Steps to Unity?
By Roger Ross
It’s a wicked problem. For nearly five decades, the United Methodist Church in the U.S. has been in decline. At the same time, the Church has been entrenched in ongoing, divisive battles over issues of human sexuality. The combination of these two long-running dilemmas has created a deep sense that we are stuck in a downward spiral. Out of desperation, the General Conference body voted on May 17 to request the Council of Bishops to propose a new way forward.
On Wednesday morning, May 18, the President of the Council of Bishops, Bruce Ough, brought a non-binding proposal to the body for consideration. The proposal’s major concern was the unity of the church. Unity is a key theme in Scripture and crucial for the life and health of any faith community. Perhaps that’s why it was the focus of Jesus’ prayer for his disciples in John 17.
The proposal suggests four steps: 1) pray for unity and discernment for our future, 2) defer all votes on human sexuality at the 2016 General Conference, 3) refer the entire subject of human sexuality to a special Commission named by the Council of Bishops, and 4) charge the Commission to prepare a recommendation for unity that could be brought before a two-to-three day called session of General Conference before the 2020 General Conference.
After a partial version of the proposal was voted down, the entire document was placed before the body, and it passed 428 to 405. The full version of the Bishops’ proposal can be found here.
Here are some positives of the proposal:
- The new approach has the potential to break the increasingly entrenched and painful stalemate in our Church by giving us new options to consider.
- If a called General Conference occurs in 2018 or 2019, we can put a laser-like focus on this one issue of unity in the church and not be distracted by loads of other legislation.
- The current stances in our Book of Discipline remain the same, and the delegates do not have to vote on highly contentious issues of human sexuality for the remainder of the 2016 Conference. Setting aside these issues may result in fewer pain-filled demonstrations.
- There are virtually no specifics about the special Commission, other than it will be named by the Council of Bishops. We don’t know how many people will be on it, how they will be selected, who will lead the meetings, what will be their “clear objectives and outcomes,” what their specific timeline is to complete their undefined objective, how much it will cost, or how it will be paid for, to name a few.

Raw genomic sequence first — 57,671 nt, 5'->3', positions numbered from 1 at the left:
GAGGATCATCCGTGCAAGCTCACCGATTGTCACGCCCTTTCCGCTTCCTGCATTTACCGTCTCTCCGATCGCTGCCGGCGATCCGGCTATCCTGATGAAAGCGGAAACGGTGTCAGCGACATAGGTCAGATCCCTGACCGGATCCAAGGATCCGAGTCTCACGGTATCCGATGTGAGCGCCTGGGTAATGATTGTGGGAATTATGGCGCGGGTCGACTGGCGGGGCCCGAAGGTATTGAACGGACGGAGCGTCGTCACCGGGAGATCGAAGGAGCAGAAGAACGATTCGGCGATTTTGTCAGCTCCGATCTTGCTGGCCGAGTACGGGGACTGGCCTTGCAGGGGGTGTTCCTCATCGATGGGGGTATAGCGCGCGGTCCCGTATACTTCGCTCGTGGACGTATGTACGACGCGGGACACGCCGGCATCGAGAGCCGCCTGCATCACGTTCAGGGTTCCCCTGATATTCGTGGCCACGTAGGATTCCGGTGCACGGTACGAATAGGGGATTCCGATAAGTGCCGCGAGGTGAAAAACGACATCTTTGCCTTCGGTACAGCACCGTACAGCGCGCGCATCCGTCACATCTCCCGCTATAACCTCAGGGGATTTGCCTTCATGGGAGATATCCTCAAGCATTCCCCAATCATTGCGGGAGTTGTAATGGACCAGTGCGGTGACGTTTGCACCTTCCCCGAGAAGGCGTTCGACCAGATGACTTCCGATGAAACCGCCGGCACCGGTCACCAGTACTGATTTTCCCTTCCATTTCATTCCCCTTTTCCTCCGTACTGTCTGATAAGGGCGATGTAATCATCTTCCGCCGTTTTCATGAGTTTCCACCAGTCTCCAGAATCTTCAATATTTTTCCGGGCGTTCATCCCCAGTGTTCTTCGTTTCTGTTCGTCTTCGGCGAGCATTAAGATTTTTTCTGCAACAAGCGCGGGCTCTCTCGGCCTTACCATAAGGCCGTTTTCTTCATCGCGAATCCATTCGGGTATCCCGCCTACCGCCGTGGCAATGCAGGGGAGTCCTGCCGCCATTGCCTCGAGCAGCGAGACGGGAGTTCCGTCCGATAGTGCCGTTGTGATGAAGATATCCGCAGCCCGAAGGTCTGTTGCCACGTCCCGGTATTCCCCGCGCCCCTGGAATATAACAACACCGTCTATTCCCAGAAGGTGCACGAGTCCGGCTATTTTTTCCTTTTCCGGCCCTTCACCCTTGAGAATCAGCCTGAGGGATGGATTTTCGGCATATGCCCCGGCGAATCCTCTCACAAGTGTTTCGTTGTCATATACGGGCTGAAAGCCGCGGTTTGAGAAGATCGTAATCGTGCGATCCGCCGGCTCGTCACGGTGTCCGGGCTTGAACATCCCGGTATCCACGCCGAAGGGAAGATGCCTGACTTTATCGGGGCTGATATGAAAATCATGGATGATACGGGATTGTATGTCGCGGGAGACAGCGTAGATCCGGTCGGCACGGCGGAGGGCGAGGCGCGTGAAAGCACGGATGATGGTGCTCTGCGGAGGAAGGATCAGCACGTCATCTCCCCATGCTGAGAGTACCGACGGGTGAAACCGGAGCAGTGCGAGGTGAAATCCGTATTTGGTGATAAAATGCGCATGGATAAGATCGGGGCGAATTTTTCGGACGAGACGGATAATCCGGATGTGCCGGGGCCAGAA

- There is no specific timeline for a called General Conference. The document first mentions “2018 or 2019,” but later says, “Should they (the Commission) complete their work in time for a called General Conference, then we (the Council of Bishops) will call a two-to-three day gathering before the 2020 General Conference.” The document does not address who will serve as delegates to this possible called General Conference, where it will be held, or how the expense will be covered. Even a two-day conference with 864 delegates from around the world will cost millions of dollars. To give some perspective, our aging and shrinking U.S. church means the delegates will be asked on Thursday to approve a General Church budget for the next four years that is lower than the budget approved in 2012. The 2012 budget was lower than the one approved in 2008.
In over 30 years as a pastor in this great Church, I have never seen any United Methodist body write such a BIG blank check for an initiative with so few details and no track record of success. After all, we’re Methodists. We got that name for a reason. I’ve seen more details outlined for a Confirmation retreat. But method was no hindrance to us on this vote. To literally bet the farm on such a sketchy process shows just how desperate we are to do something, anything to get out of the pain of decline and division we have felt for so long. I pray that it works.